Iran understands Russia demand for guarantees

March 8, 2022 - 21:21

TEHRAN – Over the last few days, media and diplomatic circles have been abuzz with inaccurate speculations over how Russia’s demand for guarantees would impact the course of the Vienna talks.

The Russian request for guarantees came at a time when talks in Vienna over reviving the 2015 Iran nuclear deal, officially known as the Joint Comprehensive Plan of Action (JCPOA), were inching toward the finishing line. 

Russian Foreign Minister Sergei Lavrov said the sanctions the West imposed on Russia over Ukraine will create a problem for the Iran nuclear deal and demanded written guarantees from the U.S. that these sanctions won’t impede Russia-Iran cooperation in case the JCPOA is revived.

“We want an answer - a very clear answer - we need a guarantee that these sanctions will not in any way touch the regime of trade-economic and investment relations which is laid down in the Joint Comprehensive Plan of Action,” the Russian foreign minister said.

He added, “We have asked for a written guarantee ... that the current process triggered by the United States does not in any way damage our right to free and full trade, economic and investment cooperation and military-technical cooperation with the Islamic Republic.”

Iran quickly understood Russia’s reasons for demanding guarantees as Iran itself has been pressing for such guarantees. Ali Shamkhani, the secretary of the Supreme National Security Council, hinted that the Russian move was intended to secure Russia’s interests and thus understandable. 

“The positive and negative moves by the countries participating in the Vienna talks are being made with the aim of securing interests and are understandable. The only factor affecting our interaction with the P4+1 is securing the interests of the people of Iran. Thus, we're assessing new elements that bear on the negotiations and will accordingly seek creative ways to expedite a solution,” Shamkhani said on Twitter.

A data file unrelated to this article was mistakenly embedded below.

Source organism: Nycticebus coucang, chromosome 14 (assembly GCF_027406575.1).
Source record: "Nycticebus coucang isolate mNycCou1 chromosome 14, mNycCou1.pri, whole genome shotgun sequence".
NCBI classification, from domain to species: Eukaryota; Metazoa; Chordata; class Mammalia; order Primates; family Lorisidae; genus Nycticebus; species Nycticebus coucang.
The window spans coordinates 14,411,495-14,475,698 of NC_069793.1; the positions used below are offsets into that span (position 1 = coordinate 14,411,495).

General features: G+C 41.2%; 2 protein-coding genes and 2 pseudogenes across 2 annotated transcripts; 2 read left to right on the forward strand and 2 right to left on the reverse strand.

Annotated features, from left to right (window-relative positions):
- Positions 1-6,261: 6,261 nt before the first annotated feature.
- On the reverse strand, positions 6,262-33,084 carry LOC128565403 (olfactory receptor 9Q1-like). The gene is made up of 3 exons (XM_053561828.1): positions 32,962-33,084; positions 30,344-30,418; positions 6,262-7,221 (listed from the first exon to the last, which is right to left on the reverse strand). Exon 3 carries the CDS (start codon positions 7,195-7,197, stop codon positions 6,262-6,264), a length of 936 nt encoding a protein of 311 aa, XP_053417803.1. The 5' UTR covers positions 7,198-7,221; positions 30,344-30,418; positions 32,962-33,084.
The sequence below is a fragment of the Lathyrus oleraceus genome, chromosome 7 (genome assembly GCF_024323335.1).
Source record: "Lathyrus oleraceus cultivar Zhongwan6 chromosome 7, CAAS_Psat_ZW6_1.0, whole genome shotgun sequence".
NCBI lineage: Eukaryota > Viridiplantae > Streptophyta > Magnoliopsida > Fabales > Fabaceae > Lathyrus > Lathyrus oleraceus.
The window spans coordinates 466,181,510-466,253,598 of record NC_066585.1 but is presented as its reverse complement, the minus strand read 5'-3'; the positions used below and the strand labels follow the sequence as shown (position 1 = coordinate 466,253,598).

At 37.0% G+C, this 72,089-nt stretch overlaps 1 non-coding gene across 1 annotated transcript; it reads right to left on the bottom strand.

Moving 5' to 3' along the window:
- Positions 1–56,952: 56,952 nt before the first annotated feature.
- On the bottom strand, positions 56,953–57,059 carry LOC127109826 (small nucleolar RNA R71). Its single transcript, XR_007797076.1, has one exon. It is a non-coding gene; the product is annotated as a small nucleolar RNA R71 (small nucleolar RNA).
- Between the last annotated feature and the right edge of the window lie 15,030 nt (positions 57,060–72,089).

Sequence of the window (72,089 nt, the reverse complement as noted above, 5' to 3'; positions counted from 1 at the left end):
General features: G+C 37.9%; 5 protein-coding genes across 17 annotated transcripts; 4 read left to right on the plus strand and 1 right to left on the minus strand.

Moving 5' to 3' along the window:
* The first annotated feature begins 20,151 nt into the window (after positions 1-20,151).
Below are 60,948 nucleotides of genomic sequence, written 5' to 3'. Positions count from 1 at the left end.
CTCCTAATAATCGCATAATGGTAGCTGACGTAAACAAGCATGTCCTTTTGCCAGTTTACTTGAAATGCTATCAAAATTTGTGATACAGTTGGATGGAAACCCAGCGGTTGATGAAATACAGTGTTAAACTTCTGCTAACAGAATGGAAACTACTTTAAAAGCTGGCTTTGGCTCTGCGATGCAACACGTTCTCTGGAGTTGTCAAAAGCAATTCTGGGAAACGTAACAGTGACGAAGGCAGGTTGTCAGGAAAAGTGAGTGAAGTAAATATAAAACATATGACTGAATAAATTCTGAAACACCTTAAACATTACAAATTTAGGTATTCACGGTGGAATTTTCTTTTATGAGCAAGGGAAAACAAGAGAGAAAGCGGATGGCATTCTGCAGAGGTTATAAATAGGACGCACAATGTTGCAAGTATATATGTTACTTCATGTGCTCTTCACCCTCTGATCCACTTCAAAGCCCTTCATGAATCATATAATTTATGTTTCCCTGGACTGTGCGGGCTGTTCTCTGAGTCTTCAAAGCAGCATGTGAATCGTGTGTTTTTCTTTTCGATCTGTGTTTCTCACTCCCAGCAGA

Russia is yet to explain the exact nature of the guarantees it’s now demanding. But Russian officials said they want to make sure that their economic cooperation with Iran won’t be hindered by sanctions imposed by the West over Ukraine. 

The foreign ministers of Iran and Russia discussed the matter over the phone on Monday. During the phone conversation, “it was emphasized that the resuscitation of the JCPOA should ensure that all its participants have equal rights regarding the unhindered development of cooperation in all areas,” the Russian embassy in Tehran said on Twitter.

Russia has a right to worry about sanctions hampering its economic cooperation with Iran. But the possible fallouts emanating from the West’s sanctions on Russia are manageable in terms of strengthening Iran-Russia economic ties. Iran and Russia can boost their economic cooperation even if the West continues to slap sanctions on Moscow. They have a shared maritime border in the Caspian Sea, which is one of the rare places in the world that is not under the domination of the West.

Tehran and Moscow can use maritime routes and boost their trade through devising innovative financial mechanisms that do not rely on the U.S. dollar or other Western currencies.

The Russian demands have not turned into a stumbling block and there is plenty of time to discuss and solve them. In fact, currently, the conclusion of Vienna talks is only dependent on the U.S. making political decisions on some outstanding issues that are part of Iran’s red lines. 

And Iran is unlikely to cross its red lines. On Tuesday, Iranian President Ayatollah Ebrahim Raisi made it clear that Tehran will not back down from its red lines.
 

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